Meanwhile, there will be continued success in the on-site boutique studio market, for those able to stand out. Brands like Brooklyn Boulders, Rumble Boxing, and others offering unique experiences tied to location, aren’t going away.
On the other end of the market, Planet Fitness has executed well over this time period, largely by doubling down on its core strategy of low-cost, no-frills gym memberships. Over the last two years, Planet Fitness (PLNT) stock has appreciated ~200%, compared to ~20% appreciation for the S&P 500 during the same time period.
Does Planet Fitness’s performance run counter to the notion of brand value migrating to intangible assets? Ignoring its financial performance and store-level economics (physical location is undeniably important here), Planet Fitness is differentiated primarily on the strength of its simple value proposition — low-cost offering targeting a broad-based demographic. The company has built considerable brand equity on a strategy well-aligned with its large base — a moat that (so far) has withstood the threat of emerging competition on all sides.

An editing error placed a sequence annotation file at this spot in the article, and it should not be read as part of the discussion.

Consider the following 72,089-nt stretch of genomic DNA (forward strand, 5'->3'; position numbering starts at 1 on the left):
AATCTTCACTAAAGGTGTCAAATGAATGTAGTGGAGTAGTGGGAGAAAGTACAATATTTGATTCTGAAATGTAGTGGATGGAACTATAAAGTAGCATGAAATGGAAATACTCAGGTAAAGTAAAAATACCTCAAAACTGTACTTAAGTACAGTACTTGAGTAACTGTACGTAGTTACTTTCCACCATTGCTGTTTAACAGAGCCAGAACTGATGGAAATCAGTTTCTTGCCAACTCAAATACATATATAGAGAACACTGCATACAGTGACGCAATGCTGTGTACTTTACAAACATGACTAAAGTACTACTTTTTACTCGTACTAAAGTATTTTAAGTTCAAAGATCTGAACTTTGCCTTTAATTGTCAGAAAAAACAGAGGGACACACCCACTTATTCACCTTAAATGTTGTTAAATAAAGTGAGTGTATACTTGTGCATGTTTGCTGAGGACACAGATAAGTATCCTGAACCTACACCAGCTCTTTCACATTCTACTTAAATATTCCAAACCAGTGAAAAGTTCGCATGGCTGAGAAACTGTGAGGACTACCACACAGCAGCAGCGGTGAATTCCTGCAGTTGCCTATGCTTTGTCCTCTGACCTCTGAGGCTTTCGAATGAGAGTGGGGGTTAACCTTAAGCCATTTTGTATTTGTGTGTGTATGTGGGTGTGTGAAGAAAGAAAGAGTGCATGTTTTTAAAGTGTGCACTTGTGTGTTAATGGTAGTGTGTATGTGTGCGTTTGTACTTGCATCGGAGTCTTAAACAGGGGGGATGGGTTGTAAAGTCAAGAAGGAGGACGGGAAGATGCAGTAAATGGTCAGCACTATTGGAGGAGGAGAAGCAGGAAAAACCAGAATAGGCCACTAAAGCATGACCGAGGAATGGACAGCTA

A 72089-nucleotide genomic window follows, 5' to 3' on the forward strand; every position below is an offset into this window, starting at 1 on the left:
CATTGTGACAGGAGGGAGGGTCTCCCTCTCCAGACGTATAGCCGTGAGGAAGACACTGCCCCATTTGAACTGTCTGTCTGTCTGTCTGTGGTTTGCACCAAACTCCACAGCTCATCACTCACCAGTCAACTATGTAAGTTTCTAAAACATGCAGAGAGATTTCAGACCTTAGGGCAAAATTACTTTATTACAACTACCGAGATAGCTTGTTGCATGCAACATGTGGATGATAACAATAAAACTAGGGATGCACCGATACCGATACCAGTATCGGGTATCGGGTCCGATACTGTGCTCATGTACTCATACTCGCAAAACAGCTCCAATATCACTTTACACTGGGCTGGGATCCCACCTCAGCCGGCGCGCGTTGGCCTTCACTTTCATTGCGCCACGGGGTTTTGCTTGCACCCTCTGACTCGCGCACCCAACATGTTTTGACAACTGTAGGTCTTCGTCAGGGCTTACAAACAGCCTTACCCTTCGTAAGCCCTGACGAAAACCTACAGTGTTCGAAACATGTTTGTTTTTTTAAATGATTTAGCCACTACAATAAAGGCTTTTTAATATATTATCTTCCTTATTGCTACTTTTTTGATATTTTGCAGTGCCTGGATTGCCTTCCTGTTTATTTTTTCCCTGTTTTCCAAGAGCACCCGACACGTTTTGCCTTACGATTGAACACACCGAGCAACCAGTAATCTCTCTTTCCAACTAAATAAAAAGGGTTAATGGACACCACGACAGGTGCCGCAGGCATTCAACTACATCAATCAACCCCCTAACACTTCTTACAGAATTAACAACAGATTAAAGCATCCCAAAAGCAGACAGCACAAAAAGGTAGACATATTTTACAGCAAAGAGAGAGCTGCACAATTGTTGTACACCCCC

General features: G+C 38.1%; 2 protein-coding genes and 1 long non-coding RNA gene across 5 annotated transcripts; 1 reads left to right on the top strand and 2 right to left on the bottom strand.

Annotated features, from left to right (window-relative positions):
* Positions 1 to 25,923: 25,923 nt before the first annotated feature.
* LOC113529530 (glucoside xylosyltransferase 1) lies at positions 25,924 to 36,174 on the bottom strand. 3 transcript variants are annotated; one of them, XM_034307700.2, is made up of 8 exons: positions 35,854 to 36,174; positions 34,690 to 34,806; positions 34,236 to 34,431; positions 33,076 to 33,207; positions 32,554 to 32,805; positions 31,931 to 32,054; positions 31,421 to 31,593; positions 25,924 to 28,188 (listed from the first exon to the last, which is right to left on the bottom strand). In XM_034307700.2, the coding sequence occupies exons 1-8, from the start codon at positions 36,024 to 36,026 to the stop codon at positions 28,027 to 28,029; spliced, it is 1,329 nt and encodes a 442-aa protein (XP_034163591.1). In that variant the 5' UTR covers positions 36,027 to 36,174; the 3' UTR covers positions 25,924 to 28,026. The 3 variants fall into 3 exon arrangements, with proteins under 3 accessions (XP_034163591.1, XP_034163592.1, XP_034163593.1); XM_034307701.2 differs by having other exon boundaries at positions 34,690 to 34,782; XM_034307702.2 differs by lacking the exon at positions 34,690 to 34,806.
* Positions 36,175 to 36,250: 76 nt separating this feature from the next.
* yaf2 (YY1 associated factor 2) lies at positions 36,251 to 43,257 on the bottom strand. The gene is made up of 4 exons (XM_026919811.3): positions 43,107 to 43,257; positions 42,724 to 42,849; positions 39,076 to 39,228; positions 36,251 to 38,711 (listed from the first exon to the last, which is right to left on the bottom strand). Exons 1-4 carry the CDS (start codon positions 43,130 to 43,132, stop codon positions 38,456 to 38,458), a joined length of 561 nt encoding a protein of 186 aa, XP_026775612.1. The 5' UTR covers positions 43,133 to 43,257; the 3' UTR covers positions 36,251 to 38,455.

The fitness category in aggregate is certainly large enough to support continued growth in on-site activity / participation.
One to Zero: Nautilus vs. Mirror
In a recent post examining brand value at-large, author Joshua Brown argues that for present-day businesses, intangible assets such as IP and brand ubiquity are more highly valued by investors than are physical assets captured by traditional metrics like book value:
In the battle for capital right now, the brands and intangibles and user bases and networks are winning by a landslide against the things that used to be important. And the companies that are rich in those old fashioned things, like Walmart, Disney and McDonalds, are spending all of their time and attention to transform themselves into the spitting image of their upstart competitors. Disney wants to look like Netflix, Walmart wants to retail like Amazon, McDonalds wants to be as habit-forming and celebrated for its freshness as its former protege Chipotle is.